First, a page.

Without Fear of Infamy
Posted by Literary Titan
This is a collection of poems from different poets. You can tell when there is a change from one poet to another because of the distinct tone and stylistic change. Each poet brings their unique life experiences, view, perceptions and even temperament. Just like every other edition before this one, this book exhibits a unique collection of poets, each with their own tundra but somehow coming together seamlessly. Some works stand out more than others though.
Charles Luden opens in the first chapter. His second entry ‘Glory’ is an evocatively seductive and brief thought about a difficult time and the end of it. It is a reflection of the journey rather than the destination. Charles has said very much with very little. This entry dignifies the phrase ‘short and sweet’. His entry ‘Last Laugh’ stands out too with its painfully awakening truth.
Further into the book you encounter Brit Graham with ‘Tempering Grief’ which is an account of the unstable and aimless emotions of grief. The raw pain is seen through the choice of words. Then you get to the ‘Recipe for Forgiveness’ which is a simple guide that the world needs in these times of intentional genocide and blatant hatred.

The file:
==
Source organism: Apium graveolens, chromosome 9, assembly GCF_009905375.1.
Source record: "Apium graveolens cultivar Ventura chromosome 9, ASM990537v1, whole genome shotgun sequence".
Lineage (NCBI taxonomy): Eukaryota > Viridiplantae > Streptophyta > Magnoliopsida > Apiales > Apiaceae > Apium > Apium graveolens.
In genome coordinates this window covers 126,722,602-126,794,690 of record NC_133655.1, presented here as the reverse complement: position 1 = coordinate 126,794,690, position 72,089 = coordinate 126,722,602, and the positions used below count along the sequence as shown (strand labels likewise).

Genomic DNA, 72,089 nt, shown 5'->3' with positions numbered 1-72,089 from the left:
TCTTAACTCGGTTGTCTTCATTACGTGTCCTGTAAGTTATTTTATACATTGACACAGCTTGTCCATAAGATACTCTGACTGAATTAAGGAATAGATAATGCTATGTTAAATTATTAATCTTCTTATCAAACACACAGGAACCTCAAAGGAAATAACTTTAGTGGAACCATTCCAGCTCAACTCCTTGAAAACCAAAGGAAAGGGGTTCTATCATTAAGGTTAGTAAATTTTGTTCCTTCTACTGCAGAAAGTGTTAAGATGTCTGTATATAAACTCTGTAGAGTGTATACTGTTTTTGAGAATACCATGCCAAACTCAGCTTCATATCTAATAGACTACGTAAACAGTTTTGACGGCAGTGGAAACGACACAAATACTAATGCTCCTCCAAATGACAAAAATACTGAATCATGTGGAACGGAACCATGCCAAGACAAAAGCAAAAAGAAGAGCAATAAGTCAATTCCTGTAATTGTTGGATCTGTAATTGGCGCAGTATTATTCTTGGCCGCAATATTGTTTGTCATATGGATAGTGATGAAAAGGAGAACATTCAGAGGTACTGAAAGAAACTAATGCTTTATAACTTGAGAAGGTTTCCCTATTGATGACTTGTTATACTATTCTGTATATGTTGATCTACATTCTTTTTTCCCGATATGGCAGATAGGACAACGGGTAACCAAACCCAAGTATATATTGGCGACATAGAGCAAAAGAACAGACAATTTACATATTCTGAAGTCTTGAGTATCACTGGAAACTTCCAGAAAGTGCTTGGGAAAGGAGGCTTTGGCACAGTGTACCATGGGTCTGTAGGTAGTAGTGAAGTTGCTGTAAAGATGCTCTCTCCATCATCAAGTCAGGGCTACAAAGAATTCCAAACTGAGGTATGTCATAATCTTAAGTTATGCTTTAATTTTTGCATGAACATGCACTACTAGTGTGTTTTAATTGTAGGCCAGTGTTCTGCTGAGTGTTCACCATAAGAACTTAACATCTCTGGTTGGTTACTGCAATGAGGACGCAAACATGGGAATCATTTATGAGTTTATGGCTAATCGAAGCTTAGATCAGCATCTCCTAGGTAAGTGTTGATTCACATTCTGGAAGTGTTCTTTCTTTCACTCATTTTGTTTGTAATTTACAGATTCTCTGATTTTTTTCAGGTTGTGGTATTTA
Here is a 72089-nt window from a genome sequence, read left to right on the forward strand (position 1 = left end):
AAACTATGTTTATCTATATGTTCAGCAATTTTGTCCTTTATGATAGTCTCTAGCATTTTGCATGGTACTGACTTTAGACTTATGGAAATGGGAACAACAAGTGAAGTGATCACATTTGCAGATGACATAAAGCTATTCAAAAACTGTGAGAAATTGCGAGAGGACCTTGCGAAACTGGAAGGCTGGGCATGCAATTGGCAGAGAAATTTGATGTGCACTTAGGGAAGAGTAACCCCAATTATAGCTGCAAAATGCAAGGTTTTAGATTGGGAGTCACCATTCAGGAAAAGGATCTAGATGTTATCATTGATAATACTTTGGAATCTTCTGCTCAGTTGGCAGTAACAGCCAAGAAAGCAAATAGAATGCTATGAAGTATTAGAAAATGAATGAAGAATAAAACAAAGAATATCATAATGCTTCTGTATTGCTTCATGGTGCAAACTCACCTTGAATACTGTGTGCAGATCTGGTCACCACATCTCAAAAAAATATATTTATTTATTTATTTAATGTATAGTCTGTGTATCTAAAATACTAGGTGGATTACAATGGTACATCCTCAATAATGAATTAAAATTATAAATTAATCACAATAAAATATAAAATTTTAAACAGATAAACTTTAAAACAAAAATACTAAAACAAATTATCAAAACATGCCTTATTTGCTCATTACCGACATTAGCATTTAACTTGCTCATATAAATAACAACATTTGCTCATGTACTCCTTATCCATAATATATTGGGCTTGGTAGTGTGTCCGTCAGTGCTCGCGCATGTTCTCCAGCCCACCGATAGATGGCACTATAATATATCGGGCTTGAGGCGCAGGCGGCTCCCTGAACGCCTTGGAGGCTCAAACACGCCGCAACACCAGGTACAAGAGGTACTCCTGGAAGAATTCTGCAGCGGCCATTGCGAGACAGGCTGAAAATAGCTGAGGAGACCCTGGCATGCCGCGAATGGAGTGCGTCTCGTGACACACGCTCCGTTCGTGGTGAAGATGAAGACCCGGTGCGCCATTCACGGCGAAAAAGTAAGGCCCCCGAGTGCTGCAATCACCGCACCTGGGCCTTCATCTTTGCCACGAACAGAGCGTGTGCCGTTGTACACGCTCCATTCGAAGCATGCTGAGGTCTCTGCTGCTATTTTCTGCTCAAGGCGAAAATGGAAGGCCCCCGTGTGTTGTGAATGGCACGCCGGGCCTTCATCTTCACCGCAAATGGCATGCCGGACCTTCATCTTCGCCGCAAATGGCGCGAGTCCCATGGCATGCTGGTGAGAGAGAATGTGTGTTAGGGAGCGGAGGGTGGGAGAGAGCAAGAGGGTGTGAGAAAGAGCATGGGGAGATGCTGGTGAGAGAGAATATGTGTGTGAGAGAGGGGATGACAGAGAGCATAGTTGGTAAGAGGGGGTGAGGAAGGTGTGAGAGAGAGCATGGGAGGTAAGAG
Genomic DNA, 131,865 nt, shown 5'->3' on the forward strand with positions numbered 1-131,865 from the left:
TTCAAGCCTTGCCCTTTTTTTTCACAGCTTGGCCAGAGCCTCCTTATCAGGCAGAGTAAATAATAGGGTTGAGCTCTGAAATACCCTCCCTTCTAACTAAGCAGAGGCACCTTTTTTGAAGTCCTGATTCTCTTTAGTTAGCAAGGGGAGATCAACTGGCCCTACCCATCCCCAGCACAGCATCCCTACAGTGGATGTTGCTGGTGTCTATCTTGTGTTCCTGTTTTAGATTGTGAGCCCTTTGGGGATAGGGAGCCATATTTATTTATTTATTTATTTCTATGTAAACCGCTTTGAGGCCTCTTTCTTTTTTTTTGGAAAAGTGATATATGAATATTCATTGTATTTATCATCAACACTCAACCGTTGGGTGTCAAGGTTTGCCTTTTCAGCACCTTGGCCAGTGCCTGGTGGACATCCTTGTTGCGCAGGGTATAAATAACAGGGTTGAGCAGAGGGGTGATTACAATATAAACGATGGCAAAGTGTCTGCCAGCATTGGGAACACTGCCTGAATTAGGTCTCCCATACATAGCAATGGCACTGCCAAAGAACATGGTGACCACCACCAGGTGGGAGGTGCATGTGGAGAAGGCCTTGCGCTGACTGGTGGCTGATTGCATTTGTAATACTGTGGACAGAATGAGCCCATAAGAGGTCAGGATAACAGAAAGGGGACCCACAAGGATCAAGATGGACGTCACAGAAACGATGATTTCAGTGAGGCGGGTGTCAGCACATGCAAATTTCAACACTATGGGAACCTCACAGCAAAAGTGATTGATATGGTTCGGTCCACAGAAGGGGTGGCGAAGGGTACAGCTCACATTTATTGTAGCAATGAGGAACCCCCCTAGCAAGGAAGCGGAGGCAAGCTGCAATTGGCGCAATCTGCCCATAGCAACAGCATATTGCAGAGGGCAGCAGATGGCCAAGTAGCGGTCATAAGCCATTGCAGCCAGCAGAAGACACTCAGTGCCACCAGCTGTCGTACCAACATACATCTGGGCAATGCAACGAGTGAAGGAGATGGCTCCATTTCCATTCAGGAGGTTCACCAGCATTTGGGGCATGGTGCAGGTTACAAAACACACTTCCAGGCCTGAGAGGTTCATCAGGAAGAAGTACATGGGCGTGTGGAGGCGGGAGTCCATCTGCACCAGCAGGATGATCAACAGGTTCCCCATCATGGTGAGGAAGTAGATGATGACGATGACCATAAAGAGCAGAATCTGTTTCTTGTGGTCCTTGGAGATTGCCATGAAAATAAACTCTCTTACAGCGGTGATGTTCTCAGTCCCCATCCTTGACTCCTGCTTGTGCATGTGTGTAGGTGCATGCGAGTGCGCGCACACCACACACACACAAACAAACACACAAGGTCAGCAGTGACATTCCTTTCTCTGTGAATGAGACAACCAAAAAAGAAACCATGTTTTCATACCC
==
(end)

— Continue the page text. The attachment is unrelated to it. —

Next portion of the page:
We’re also treated with a guide to coexisting with others from Marsha Mittman’s NYC Observation. It speaks to the tolerance people should direct at other people. This entry is thought provoking and candid if not a little shaming to us as human beings.
‘Ideological Exile’ by Ivanna Kusijanovic is perhaps one of the most serious poems in this anthology. It reads like a personal inner voice chastising you and pushing you to be better, to do better. If you would like to read one piece first before going through the book from the start, this is a good one to jump to.
These are just a few, there are many more evocative, thought provoking, some so wonderfully heartbreaking. This is a collection of poems about life, death and everything in between. From the pain to the joy to untold suffering. It is a cornucopia of experience from the start to the very end. The title is a lovely homage to Dante as well as fitting to the choice of works featured in the book.
However, a few pieces seem to be misplaced in terms of the general depth of the poems. This could be intentional to provide a break from the intense emotion. All in all, the editors have done a good job.
Pages: 158 | ISBN: 1088987613
About Literary TitanThe Literary Titan is an organization of professional editors, writers, and professors that have a passion for the written word. We review fiction and non-fiction books in many different genres, as well as conduct author interviews, and recognize talented authors with our Literary Book Award. We are privileged to work with so many creative authors around the globe.
Posted on November 5, 2019, in Book Reviews, Five Stars and tagged author, book, book review, bookblogger, ebook, goodreads, Jennifer Soule & Brad Soule, kindle, kobo, literature, nook, novel, poem, poetry, read, reader, reading, story, Without Fear of Infamy, writer, writing. Bookmark the permalink. Leave a comment.
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